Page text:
8. Do you accept review requests from most authors/publishers that submit to you?Any restrictions? What don't you accept?

We are more than happy to entertain review requests! We have had a few small presses provide us with either digital or physical ARCs for review this year. You can read our review policy here, but it essentially boils down to two things: 1) it must be a YA book that 2) stars or is written by a person of color. We do not accept non-fiction, self-published, or e-book only titles at this time.

When I receive a review request, I typically contact my fellow bloggers and give them the title and summary. Then whoever calls dibs first gets to review the book. The five of us all have different genre preferences, so we have always had at least one blogger interested in taking a review request. Otherwise most of our reviews are books we buy on our own or borrow from friends/the library. 

9.What's next for you and what do you hope for the future in regards to Rich in Color?

The next thing for me is probably to message my co-bloggers and set up a video chat where we can talk about this very question. Rich in Color will be taking a brief hiatus at the end of the year due to Christmas and New Year's, but we'll be back in January. March will be the one-year anniversary of our site, and I hope that we can do something suitably exciting to mark the occasion.

However, if I had to pick one thing to work on for our site, I'd really like to have more interviews for Rich in Color. Interviews are a great opportunity for us to learn more about authors, their books, and why they chose to include diversity in their works. Our group book discussions have also been fun, though we're still getting the hang of them.

10. How do we learn more about you and your blog?

You can find Rich in Color at our website, through our Tumblr, or on Twitter. If you know of any upcoming books by or about people of color, you can get in contact with us at any of those places. We want to hear about anything that's missing for ourrelease calendar! Authors, editors, and publishers that would like to include Rich in Color in marketing activities (cover reveals, giveaways, interviews, review requests, etc.) can send me an email.
Our bloggers can be reached in a variety of ways:
I can be reached best through Tumblr or on Twitter. You can also email me directly.

You can find Crystal on TwitterGoodreads, and her blog Reading Through Life. You can also email her directly.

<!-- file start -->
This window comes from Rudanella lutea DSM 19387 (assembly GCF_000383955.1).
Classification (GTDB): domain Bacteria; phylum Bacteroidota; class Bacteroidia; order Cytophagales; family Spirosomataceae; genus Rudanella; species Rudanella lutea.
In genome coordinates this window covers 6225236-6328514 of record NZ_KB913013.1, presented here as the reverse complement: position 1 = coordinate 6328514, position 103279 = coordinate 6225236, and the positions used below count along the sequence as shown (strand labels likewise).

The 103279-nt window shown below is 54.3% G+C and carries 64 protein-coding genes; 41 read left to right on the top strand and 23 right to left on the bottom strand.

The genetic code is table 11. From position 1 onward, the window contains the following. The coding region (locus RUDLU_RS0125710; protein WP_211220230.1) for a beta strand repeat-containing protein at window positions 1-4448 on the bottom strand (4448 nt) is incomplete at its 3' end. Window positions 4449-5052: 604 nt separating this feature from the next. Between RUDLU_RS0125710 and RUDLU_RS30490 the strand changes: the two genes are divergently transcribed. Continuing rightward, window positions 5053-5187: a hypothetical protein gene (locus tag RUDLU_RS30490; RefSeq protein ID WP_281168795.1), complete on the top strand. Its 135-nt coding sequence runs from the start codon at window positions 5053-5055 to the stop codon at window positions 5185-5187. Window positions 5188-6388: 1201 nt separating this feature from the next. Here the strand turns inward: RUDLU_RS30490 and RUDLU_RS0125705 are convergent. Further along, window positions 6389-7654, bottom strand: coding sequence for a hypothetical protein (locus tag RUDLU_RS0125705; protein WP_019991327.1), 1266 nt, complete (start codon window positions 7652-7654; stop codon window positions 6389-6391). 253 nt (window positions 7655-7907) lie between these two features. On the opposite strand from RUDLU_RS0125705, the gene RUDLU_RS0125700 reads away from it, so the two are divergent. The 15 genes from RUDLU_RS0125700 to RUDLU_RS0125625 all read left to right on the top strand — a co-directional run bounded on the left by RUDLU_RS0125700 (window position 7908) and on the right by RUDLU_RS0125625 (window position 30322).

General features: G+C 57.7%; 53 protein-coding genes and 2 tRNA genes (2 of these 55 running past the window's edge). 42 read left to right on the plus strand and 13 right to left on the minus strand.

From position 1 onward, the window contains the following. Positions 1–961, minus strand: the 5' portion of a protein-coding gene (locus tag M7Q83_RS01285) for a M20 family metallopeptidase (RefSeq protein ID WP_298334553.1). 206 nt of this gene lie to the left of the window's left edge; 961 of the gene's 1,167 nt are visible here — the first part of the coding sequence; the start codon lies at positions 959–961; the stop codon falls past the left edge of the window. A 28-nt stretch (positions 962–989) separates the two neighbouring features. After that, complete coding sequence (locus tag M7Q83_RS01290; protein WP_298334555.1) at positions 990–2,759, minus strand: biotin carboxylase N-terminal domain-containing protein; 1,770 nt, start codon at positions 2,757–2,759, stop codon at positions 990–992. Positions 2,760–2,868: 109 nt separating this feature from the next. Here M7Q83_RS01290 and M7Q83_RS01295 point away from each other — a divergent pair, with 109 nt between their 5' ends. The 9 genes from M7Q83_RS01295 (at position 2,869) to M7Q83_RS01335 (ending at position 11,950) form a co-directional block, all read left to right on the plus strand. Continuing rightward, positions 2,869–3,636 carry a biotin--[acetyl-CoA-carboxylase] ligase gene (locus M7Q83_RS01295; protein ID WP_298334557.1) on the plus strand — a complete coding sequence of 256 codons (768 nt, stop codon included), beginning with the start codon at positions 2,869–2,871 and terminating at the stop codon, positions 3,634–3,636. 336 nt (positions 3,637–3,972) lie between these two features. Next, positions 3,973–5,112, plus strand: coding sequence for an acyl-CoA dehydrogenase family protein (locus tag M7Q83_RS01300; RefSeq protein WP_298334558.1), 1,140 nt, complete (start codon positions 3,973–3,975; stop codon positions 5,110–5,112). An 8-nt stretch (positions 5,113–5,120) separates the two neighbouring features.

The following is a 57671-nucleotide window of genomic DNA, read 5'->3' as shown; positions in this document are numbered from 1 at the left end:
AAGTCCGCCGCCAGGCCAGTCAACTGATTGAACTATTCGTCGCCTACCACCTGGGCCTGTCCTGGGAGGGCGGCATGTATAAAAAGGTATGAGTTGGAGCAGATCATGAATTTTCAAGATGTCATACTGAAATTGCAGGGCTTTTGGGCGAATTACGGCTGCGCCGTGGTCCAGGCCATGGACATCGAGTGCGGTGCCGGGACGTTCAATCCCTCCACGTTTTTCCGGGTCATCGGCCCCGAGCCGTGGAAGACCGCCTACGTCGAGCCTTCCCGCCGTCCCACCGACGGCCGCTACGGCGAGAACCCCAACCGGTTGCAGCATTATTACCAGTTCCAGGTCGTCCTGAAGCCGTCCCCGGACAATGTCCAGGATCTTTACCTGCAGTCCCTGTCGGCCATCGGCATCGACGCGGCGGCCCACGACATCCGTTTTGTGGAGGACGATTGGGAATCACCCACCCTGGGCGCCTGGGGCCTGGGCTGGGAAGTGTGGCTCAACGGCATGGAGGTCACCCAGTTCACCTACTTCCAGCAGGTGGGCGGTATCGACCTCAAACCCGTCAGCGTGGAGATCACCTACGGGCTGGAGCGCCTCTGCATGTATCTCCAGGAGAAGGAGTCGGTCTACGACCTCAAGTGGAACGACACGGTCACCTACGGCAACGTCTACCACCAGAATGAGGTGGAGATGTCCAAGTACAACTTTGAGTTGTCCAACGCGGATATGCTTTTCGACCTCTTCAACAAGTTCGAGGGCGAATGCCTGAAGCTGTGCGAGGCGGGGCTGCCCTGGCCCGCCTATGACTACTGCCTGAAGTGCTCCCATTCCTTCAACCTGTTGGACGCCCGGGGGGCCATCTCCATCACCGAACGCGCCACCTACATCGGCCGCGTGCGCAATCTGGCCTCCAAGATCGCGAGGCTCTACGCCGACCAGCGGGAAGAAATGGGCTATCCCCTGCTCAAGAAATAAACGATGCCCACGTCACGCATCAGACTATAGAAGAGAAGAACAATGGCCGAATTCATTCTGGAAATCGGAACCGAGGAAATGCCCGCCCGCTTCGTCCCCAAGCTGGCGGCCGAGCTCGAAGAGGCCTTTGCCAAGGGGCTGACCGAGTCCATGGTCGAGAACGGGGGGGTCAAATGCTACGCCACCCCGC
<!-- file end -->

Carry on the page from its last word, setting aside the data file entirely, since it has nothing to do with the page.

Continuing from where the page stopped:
When not asleep, Jessica can be found on TumblrYouTube, or Goodreads. You can also email her directly.

You can look for K. Imani at her website, on Twitter, or on Facebook. You can also email her directly.

Jon lives online at, tweets @jayang, and collects covers of MG/YA books featuring Asian males on hisPinterest. Please email him with any Rich in Color website problems.

Did you forget we're hosting a colossal giveaway???Most of the authors we featured this month are offering their books, some hardcopies, some ebooks but all FREE!And we're also throwing in an amazon gift card, so don't forget to enter!!!

a Rafflecopter giveaway


  1. Another great interview, Twinjas! I do hope, however, that in 2014 Rich In Color reconsiders their policy to only accept/review traditionally published books. To do so is to endorse the very industry that perpetuates the problem they are trying to address.

    A common response I received when querying agents and publishers: “Not right for my list. Great story, well-written, just hard to sell an African American male protagonist at this time.” The publishing industry is a business. They must be able to see an audience and a return on their investment in order to take a chance on a book. So how do we change their minds about what is marketable? By successfully self-publishing stories with diverse main characters.

    If quality is the concern with self-published books, it’s incredibly easy to separate the wheat from the chaff: Reviews on Goodreads, Amazon, and LibraryThing or simply have the author submit the first page of their novel. The first page tells you everything you need to know about professionalism, style, and quality of storytelling.